Will Kepler find habitable moons?

Will Kepler find habitable moons?
Artist's impression of a hypothetical exomoon in orbit around a Saturn-like planet in another planetary system. Image: Dan Durda

(PhysOrg.com) -- Since the launch of the NASA Kepler Mission earlier this year, astronomers have been keenly awaiting the first detection of an Earth-like planet around another star. Now, in an echo of science fiction movies a team of scientists led by Dr David Kipping of University College London thinks that they may even find habitable ‘exomoons’ too. The new results will appear in a paper in Monthly Notices of the Royal Astronomical Society.

Kepler’s primary mission is to monitor thousands of stars looking for characteristic dips in their brightness as orbiting planets pass in front of them in so-called ‘transit’ events. The orbiting observatory should be able to time these transits to an extremely high accuracy.

Dr Kipping has already devised a method for detecting exomoons but no-one was sure whether it could really be used with current technology. He and his team have now modelled the properties of the instruments on Kepler, simulating the expected signal strength that a habitable moon would generate. An exomoon’s gravity tugs on the planet it orbits, making the planet wobble during its orbit around its host star. The resulting changes in the position and velocity of the planet should be detectable by Kepler through accurate timing of the transits.

The scientists considered a wide range of possible planetary systems and found that a fluffy Saturn-like planet (the ringed world is extremely low in mass for its size) gives the best possible chance for detecting a moon, rather than a denser Jupiter-like world. This is because like Saturn are large - blocking out a lot of light as they pass in front of their star - but very light, meaning they will wobble much more than a heavy planet.

If the Saturn-like planet is at the right distance from its star, then the temperature will allow to be stable on any sufficiently large moons in orbit around it and these could then be habitable.

The team found that habitable exomoons down to 0.2 times the mass of the Earth are readily detectable with Kepler. Potentially the observatory could look for Earth-mass habitable moons around 25,000 stars up to 500 light-years away from the Sun. In the whole sky, there should be millions of stars which could be surveyed for habitable exomoons with present technology.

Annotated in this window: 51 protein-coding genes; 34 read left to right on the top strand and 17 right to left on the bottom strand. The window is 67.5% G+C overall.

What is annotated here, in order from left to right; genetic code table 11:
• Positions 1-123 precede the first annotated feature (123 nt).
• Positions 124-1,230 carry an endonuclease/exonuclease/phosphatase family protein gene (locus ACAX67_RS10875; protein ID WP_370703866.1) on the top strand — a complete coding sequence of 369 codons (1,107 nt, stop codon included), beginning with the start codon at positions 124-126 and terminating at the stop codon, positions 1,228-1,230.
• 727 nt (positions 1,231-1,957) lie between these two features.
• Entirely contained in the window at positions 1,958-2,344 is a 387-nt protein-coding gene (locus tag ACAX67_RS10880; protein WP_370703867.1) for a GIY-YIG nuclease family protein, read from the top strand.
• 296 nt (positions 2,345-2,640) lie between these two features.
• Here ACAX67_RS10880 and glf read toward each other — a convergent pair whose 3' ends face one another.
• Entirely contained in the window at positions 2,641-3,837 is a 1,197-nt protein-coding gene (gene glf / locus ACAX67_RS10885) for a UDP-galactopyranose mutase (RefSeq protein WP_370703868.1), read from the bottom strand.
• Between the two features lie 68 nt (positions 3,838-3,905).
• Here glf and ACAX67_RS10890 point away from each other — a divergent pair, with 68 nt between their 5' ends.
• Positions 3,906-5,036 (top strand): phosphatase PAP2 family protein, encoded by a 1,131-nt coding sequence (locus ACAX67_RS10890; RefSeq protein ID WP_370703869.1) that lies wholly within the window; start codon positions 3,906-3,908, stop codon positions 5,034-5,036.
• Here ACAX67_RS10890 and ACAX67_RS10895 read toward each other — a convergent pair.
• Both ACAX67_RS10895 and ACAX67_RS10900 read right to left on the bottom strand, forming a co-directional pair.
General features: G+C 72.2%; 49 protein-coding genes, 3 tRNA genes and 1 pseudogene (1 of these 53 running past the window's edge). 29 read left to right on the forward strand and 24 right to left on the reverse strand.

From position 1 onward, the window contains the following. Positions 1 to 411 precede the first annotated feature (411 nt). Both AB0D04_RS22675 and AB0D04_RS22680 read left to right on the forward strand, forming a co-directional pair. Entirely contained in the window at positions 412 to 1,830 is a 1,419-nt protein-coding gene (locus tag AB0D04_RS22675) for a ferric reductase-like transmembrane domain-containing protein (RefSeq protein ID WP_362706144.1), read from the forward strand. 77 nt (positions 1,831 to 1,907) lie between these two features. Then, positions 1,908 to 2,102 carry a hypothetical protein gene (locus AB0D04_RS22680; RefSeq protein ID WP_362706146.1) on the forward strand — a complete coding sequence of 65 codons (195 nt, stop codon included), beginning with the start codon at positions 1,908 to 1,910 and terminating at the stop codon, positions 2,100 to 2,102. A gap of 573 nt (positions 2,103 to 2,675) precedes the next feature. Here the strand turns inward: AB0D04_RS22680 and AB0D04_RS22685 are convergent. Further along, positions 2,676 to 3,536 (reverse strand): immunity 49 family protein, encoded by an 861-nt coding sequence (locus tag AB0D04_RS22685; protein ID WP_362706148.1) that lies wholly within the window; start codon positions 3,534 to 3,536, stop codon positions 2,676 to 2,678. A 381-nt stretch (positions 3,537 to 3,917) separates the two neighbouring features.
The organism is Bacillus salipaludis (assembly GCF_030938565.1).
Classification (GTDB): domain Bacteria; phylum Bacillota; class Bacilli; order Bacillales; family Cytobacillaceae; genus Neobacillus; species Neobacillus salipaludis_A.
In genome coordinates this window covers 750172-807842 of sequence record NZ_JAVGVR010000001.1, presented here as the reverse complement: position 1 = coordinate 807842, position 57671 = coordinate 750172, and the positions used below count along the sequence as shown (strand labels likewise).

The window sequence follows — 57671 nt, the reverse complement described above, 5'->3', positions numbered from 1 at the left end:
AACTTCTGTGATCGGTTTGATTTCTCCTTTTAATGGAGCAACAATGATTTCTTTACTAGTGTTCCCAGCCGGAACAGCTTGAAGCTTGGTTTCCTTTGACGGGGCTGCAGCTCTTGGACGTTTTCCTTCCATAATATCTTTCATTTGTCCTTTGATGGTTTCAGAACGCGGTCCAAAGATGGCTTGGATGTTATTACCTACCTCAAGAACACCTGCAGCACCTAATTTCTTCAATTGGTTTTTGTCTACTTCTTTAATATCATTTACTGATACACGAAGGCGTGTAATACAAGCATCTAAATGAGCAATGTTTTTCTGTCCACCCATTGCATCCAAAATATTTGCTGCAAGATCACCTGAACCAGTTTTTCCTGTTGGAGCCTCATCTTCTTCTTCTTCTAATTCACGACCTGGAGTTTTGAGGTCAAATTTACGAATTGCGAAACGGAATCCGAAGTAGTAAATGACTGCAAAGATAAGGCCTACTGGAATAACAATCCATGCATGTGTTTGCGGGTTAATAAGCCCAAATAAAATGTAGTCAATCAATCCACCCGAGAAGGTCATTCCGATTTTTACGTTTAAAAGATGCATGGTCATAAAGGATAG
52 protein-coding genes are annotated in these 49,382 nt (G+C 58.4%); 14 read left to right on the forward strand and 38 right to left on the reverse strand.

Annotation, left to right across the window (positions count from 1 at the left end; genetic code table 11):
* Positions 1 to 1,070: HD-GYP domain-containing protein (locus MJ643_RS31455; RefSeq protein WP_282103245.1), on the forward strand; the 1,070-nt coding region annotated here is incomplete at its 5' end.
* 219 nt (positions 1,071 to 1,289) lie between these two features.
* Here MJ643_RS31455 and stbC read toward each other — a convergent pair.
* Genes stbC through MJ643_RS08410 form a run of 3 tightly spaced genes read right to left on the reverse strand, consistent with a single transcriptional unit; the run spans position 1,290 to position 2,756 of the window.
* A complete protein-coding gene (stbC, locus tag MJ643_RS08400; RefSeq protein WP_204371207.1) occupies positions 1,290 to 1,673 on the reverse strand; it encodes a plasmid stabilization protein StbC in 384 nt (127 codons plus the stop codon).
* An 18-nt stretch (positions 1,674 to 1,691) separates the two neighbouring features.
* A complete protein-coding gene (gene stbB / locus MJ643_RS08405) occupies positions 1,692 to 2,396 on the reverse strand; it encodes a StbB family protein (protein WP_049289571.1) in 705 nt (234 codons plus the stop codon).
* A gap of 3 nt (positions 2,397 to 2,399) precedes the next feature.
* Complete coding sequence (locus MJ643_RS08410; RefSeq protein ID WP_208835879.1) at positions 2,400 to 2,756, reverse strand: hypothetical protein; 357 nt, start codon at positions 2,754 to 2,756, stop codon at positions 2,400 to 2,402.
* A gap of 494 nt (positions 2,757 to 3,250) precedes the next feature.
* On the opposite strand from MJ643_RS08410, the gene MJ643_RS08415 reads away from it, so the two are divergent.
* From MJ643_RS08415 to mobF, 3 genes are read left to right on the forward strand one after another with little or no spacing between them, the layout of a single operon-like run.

Whether or not such bodies are common in the Galaxy is unknown but astronomers now have the tools and the methodology to find out.

Dr Kipping says, "For the first time, we have demonstrated that potentially habitable moons up to hundreds of light years away may be detected with current instrumentation"

‘As we ran the simulations, even we were surprised that moons as small as one-fifth of the Earth's mass could be spotted.

‘It seems probable that many thousands, possibly millions, of habitable exomoons exist in the Galaxy and now we can start to look for them."

More information: "On the detectability of habitable moons with Kepler-class photometry", Kipping D. M., Fossey S. J., Campanella G., Monthly Notices of the Royal Astronomical Society, in press. A preview version can be found at xxx.lanl.gov/abs/0907.3909

Provided by Royal Astronomical Society (news : web)

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Sep 03, 2009
Colonizing moons seems like an inherently bad idea... what kind of circadian rhythm could you have to account for the day/night cycle of the moon's own rotation and also the greater orbit cycle for when the moon is in the mother planet's shadow. Which if the moon was large enough to have an atmosphere, the mother planet would have to be big enough to have a considerable period when the moon is entirely in it's "daily" eclipsing shadow (50% darkness of night + ?% of constant eclipses), that's a lot of darkness, without even getting into lattitudes/winters, etc... ?

Sep 06, 2009

There would be a interesting ecology on such a moon.

I think there might be two types of short-lived flora - and associated fauna; one set for the "mini-summer" and another for the "mini-winter" associated with the moon either being in front of or behind the gas giant, respectively.

As one ecology battens down for its "winter", the other would flourish.

The "mini-summer" ecology would, also,have a proper day/night cycle, due to the moon spinning on its axis.

The "mini-winter" ecology would not have such a cycle - or, possibly, only a very mild difference based on the side of the moon facing towards or away from the gas giant, which might be radiating heat energy (the "mini-winter" flora and fauna would have evolved to detect/use infra-red energy).

Kindest regards,


Sep 07, 2009
Defunctdiety: Humans have colonized the Arctic and sub-Arctic for at least ten millennia, and the Antarctic for decades. There are some recognized circadian problems, but not so bad as to make life impossible for humans, those most adaptable of multicellular organisms.

Sep 07, 2009


If the moon's "year" was equivalent to ours, this would be little different than living above the Arctic circle - or Antactic circle - where winters/summers are six months long.

So, a shorter "year" would be less of a problem for colonists - at least from the perspective of the circadian rhythm.

The real challenge would be dealing with the local flora and fauna's effects in terms of diseases, etc.

Kindest regards,


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